Boyd and Arlene Rose stated that they miss their families and that the delay is a huge disappointment:

“We’ve been taunted since January with potential dates of reopening and it’s so disappointing when it doesn’t happen. We just want to see our family.”

Erica Lynn Lavoie has posted this question:

“Does it really matter how we feel? Ask my six- and three-year-old, who cry all the time for Nana and Papa in New Brunswick.”

First Nation Chief Fires Back At Premier Higgs For Claims That Tax Arrangement Created A Filthy Rich Reserve


First Nation Chief Ross Perley, whose reserve has only witnessed a small part of the overall tax sharing revenue, notes that he does not think the system has been unfair to the community.

Chief Perley said that Premier Blain Higgs should be happy with his community’s industriousness rather than attacking tax-sharing deals for their unfairness to some of the reserves.

He said that the premier and aboriginal affairs minister ought to be happy with the progress the first Nation communities are making rather than repressing them.

On Wednesday, while on one of Fredericton’s morning shows, Higgs said that the tax deal isn’t working for some first nations because Maliseet Madawaska First Nation got 40 percent of total revenue last year.

He said this while responding to a question by a listener who wanted to know why the government hasn’t raised taxes on wealthy individuals in New Brunswick, such as the Irvings.

Based on recent figures provided by the Department of Finance, Tobique first nation posted the lowest revenue in 2020 of the 13 that runs a revenue-sharing deal, which brings it to just $230000.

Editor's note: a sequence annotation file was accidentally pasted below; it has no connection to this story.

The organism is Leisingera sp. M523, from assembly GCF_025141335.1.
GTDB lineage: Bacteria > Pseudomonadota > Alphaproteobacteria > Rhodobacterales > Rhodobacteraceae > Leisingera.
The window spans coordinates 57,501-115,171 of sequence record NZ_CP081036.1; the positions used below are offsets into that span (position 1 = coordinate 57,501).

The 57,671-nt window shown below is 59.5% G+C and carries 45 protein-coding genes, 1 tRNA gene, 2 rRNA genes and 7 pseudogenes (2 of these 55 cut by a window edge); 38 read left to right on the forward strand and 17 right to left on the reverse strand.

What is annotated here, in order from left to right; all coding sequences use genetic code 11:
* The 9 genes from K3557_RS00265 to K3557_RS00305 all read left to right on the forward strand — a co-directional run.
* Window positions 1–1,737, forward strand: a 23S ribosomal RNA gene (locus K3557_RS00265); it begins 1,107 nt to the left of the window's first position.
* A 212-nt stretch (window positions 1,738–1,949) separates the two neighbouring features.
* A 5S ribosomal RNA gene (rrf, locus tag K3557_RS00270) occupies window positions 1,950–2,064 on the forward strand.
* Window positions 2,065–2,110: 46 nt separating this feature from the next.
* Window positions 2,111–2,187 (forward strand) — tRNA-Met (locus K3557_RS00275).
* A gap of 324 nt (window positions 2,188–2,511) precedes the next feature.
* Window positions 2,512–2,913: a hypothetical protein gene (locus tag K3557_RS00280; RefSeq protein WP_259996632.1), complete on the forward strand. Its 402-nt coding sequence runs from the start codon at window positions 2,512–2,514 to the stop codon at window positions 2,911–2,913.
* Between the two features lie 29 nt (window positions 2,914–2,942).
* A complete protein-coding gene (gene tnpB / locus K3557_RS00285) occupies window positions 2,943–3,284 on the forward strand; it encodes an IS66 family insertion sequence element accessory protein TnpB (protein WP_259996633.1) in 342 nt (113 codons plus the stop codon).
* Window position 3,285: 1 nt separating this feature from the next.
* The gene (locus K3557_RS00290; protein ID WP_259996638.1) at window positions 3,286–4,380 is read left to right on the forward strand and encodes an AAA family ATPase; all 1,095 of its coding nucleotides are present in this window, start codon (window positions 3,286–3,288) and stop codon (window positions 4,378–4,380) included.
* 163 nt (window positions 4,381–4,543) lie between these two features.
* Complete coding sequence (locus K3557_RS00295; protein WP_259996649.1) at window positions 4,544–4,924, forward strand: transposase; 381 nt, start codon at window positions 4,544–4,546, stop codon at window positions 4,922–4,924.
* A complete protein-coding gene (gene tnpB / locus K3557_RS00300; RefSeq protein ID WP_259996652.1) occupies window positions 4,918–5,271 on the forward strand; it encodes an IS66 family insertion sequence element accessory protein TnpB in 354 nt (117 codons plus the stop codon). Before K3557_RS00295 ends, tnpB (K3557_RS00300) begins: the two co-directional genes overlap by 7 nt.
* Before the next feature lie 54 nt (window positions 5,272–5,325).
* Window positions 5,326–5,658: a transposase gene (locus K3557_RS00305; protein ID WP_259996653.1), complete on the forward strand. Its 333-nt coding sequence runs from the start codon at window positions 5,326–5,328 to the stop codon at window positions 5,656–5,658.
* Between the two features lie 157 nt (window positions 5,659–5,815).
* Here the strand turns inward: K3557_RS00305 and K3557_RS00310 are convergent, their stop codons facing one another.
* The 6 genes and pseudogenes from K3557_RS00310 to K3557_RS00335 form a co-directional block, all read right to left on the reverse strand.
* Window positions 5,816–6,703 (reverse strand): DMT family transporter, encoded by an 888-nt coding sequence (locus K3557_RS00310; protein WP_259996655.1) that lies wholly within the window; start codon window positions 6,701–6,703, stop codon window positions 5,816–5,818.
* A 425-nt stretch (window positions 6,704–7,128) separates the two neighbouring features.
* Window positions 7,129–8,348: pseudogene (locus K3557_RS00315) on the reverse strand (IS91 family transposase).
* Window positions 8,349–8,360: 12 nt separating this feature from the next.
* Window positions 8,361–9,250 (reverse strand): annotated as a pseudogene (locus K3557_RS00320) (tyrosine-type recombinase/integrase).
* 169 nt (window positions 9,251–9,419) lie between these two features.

However, Perley noted that he is not uncomfortable with his community’s success. Neither does he take the premier’s explanation as a reason to terminate the arrangement.

Maliset Madawaska’s runaway success is fueled by their Grey rock Retail Complex based along the Trans-Canada highway close to the exit that leads to Edmundston.

The business brought the community $18m worth of revenue under the tax deal in 2020, which is one-100th of the $1.9bn that Forbes estimates the Irvings are worth.

The province’s minister for aboriginal affairs, Arlene Dunn, distanced herself from the comments the premier made regarding the tax deal.

She noted that she does not feel the same way about the $18m that the first nation accrued last year.

On Tuesday, Higgs and Dunn stood on the same podium. This is when they informed the other 13 bands that they would be canceling their tax deals.

Some of the deals will terminate in 2022, and the rest in the next 90 days.

However, Dunn said that she regrets how the chief from the affected community got wind of the impending termination. She presented the information at a conference call with finance minister Ernie Steeves. She read a statement that had been prepared beforehand.

The tax arrangements allowed retailers operating in the first nations to retain 95 percent of overall tax revenue. Recently, new provisions were included when the deal was renewed in 2017 that caps it at $8m. The first nations keep anything above that.

Higgs notes that other than being unfair to other first nations, the deal is equally unfair to non-indigenous service providers and businesses operating close to the reserves.